So what would make American health care better now? Since its failings lie more within the system than with the president’s attempt to reform it, health reformers should concentrate on three areas that could make its flawed market work better: directing handouts towards the poor rather than the affluent, nudging individuals to take charge of their own health care, and making sure that prices are transparent.

If America wants to stick to the idea that it has a health-care market, then it should focus on trying to make it more like a market - with prices, competitors and some form of choice.


Comment by Don McCanne of PNHP: After telling us that it is ironic that President Obama did not introduce a single payer system, The Economist tells us that we should use prices, competitors and choice if we want to make our health care system more like a market. That seems odd advice since their system is not only single payer, it is socialized medicine - a national health service.

The Economist is not naive. They certainly know of the work of Nobel laureate Kenneth Arrow showing us that markets do not work in health care. Maybe their recommendation for market reform of U.S. health care stems from their reputation as excelling in understated wit, but what the market approach has done to drive up costs and impair the functioning of our health care delivery system isn’t really very funny.

Let’s just take them at their word that a single payer system would have been a much more effective choice. And we can still make that choice.

MBAs vs MDs

http://hcrenewal.blogspot.com/2014/07/money-vs-mission-how-generic-managers.html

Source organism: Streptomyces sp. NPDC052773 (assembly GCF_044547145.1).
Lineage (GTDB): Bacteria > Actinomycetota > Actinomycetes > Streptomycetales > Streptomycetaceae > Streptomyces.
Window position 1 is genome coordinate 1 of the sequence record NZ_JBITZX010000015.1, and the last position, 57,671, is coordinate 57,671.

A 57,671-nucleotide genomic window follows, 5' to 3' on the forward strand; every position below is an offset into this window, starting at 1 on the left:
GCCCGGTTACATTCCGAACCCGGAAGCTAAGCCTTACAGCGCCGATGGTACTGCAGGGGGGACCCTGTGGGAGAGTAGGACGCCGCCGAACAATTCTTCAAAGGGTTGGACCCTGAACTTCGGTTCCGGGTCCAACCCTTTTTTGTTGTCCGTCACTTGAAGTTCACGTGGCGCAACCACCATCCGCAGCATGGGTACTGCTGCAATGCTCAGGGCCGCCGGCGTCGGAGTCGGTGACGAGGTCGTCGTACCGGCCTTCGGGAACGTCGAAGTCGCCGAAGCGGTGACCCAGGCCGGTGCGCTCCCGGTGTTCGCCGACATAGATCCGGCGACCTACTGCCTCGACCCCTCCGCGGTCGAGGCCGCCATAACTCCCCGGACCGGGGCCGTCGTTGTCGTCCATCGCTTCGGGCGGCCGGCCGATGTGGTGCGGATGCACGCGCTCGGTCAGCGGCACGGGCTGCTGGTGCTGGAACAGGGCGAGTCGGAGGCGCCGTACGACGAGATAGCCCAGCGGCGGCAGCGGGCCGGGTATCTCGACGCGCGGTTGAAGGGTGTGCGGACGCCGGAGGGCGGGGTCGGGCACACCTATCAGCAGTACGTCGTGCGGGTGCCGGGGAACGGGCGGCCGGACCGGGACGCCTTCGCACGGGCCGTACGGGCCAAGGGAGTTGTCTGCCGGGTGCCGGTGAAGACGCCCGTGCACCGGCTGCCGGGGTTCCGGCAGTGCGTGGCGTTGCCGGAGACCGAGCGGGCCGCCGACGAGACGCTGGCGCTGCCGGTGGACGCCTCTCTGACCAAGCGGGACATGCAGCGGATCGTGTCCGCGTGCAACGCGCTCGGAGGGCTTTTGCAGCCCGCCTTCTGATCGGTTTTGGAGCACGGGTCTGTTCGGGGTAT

On Health Care Renewal, we emphasize problems in leadership and governance in large health care organizations, and how they affect health care professionals' attempts to carry out their mission, and ultimately how they affect patients' and the public's health. Large health care organizations are increasingly led by people trained in business, not health care professionals, thus generic managers. The stewards of these organizations, the members of their boards of directors or boards of trustees, are also increasingly current or former managers without direct health care experience. Yet all too often, health care leadership is ill-informed, incompetent, unsympathetic or hostile to health care professionals' values, self-interested, conflicted, dishonest, or even corrupt.

Recently, in an effort to "bridge the gap" between physicians and MBAs, a new article in Becker's Hospital Review by Todd Kislak discussed differences in the thinking and values among business trained health care managers and physicians. The author, an MBA, listed nine issues on which MDs and MBAs have different views. I have summarized below what appear to me to be the main points, somewhat reorganized from how he did it. Whether he meant to or not, Mr Kislak showed why physicians may have reason not to trust their new generic managers.

1. Making Widgets vs Treating Patients Mr Kislak wrote that MBAs see health care in terms of orderly, uniform and standardized processes, while physicians see it in terms of the complexity and variability of patients, the ambiguity of diagnosis, and the unpredictability of outcomes.

2. Scalability. As a rule, MBAs tend to seek solutions to problems in a way that they perceive to be scalable and replicable, trained in the belief that the capacity to perform repetitively and consistently leads to better efficiency and quality. One-off situations are by definition outliers, and as such their importance tends to be downplayed.